Estimated PDFs of climate system properties including natural and anthropogenic forcings

Chris Forest, Peter H. Stone, Andrei P. Sokolov

Research output: Contribution to journalArticle

109 Citations (Scopus)

Abstract

We present revised probability density functions (PDF) for climate system properties (climate sensitivity, rate of deep-ocean heat uptake, and the net aerosol forcing strength) that include the effect on 20th century temperature changes of natural as well as anthropogenic forcings. The additional natural forcings, primarily the cooling by volcanic eruptions, affect the PDF by requiring a higher climate sensitivity and a lower rate of deep-ocean heat uptake to reproduce the observed temperature changes. The estimated 90% range of climate sensitivity is 2.1 to 8.9 K. The net aerosol forcing strength for the 1980s shifted toward positive values to compensate for the volcanic forcing with 90% bounds of -0.74 to -0.14 W/m2. The rate of deep-ocean heat uptake is reduced with the effective diffusivity, Kv, ranging from 0.05 to 4.1 cm2/s. This upper bound implies that many AOGCMs mix heat into the deep ocean (below the mixed layer) too efficiently.

Original languageEnglish (US)
JournalGeophysical Research Letters
Volume33
Issue number1
DOIs
StatePublished - Jan 16 2006

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climate
oceans
heat
ocean
probability density function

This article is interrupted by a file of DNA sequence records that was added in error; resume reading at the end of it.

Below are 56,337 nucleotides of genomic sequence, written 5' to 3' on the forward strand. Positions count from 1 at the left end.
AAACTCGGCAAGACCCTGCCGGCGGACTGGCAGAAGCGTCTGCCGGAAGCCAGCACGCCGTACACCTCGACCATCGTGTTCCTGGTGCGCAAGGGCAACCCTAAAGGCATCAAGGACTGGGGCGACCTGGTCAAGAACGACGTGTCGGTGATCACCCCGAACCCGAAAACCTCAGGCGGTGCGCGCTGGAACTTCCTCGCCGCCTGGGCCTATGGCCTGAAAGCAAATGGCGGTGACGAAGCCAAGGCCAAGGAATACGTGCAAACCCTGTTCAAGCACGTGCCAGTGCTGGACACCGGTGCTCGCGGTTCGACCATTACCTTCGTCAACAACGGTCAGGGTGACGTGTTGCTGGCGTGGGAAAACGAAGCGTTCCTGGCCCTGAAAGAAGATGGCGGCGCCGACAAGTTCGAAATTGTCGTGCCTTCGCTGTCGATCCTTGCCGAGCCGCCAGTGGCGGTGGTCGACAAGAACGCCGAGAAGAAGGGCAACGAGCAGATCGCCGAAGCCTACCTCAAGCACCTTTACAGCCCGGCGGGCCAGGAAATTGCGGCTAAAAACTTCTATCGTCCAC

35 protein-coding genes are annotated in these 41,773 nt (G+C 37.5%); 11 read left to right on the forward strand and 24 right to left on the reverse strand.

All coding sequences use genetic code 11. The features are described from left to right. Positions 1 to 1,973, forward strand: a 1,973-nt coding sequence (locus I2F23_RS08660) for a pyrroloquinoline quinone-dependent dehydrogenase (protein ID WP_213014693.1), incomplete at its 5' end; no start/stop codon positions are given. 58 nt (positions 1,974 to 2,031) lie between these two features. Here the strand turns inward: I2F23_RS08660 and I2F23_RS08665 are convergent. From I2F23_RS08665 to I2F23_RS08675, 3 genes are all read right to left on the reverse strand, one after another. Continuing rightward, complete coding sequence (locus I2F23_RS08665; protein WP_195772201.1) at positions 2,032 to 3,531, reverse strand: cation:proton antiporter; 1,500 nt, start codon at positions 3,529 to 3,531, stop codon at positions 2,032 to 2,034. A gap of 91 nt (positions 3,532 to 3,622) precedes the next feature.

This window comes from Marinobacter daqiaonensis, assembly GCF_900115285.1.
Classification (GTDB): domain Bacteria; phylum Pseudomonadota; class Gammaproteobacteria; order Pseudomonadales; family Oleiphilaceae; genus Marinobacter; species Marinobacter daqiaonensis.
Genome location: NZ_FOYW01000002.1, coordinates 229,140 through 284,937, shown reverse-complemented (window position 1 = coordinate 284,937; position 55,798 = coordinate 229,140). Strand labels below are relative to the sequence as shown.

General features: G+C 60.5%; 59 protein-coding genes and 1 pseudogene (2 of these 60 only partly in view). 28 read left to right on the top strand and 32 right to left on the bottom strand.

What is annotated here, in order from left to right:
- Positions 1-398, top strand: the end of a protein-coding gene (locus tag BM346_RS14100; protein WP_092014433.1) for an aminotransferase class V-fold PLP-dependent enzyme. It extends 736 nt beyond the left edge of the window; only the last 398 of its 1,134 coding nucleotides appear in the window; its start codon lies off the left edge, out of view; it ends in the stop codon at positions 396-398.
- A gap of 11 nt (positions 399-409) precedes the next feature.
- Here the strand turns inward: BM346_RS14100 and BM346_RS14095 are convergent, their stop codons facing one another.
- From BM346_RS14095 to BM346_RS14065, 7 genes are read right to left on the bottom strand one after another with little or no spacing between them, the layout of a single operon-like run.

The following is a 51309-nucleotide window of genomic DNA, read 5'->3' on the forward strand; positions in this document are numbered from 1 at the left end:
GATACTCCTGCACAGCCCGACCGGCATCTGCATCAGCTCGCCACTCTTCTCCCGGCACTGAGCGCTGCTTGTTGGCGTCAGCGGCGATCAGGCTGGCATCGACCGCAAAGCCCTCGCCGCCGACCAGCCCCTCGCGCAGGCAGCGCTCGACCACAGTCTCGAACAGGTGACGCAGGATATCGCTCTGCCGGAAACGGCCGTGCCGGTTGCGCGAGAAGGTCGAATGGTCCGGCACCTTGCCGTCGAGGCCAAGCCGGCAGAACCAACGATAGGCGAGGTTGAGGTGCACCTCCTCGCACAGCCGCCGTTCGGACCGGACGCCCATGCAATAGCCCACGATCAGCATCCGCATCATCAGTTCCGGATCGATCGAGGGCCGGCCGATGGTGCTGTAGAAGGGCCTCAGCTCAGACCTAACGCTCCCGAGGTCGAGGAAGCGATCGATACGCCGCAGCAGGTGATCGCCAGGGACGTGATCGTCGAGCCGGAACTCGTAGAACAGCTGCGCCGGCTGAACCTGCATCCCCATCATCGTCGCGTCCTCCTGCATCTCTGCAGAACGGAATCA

probability density functions
sensitivity
aerosols
aerosol
volcanic eruptions
diffusivity
mixed layer
volcanology
volcanic eruption
temperature
cooling
rate

All Science Journal Classification (ASJC) codes

  • Geophysics
  • Earth and Planetary Sciences(all)

Cite this

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abstract = "We present revised probability density functions (PDF) for climate system properties (climate sensitivity, rate of deep-ocean heat uptake, and the net aerosol forcing strength) that include the effect on 20th century temperature changes of natural as well as anthropogenic forcings. The additional natural forcings, primarily the cooling by volcanic eruptions, affect the PDF by requiring a higher climate sensitivity and a lower rate of deep-ocean heat uptake to reproduce the observed temperature changes. The estimated 90{\%} range of climate sensitivity is 2.1 to 8.9 K. The net aerosol forcing strength for the 1980s shifted toward positive values to compensate for the volcanic forcing with 90{\%} bounds of -0.74 to -0.14 W/m2. The rate of deep-ocean heat uptake is reduced with the effective diffusivity, Kv, ranging from 0.05 to 4.1 cm2/s. This upper bound implies that many AOGCMs mix heat into the deep ocean (below the mixed layer) too efficiently.",
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Estimated PDFs of climate system properties including natural and anthropogenic forcings. / Forest, Chris; Stone, Peter H.; Sokolov, Andrei P.

In: Geophysical Research Letters, Vol. 33, No. 1, 16.01.2006.

Research output: Contribution to journalArticle

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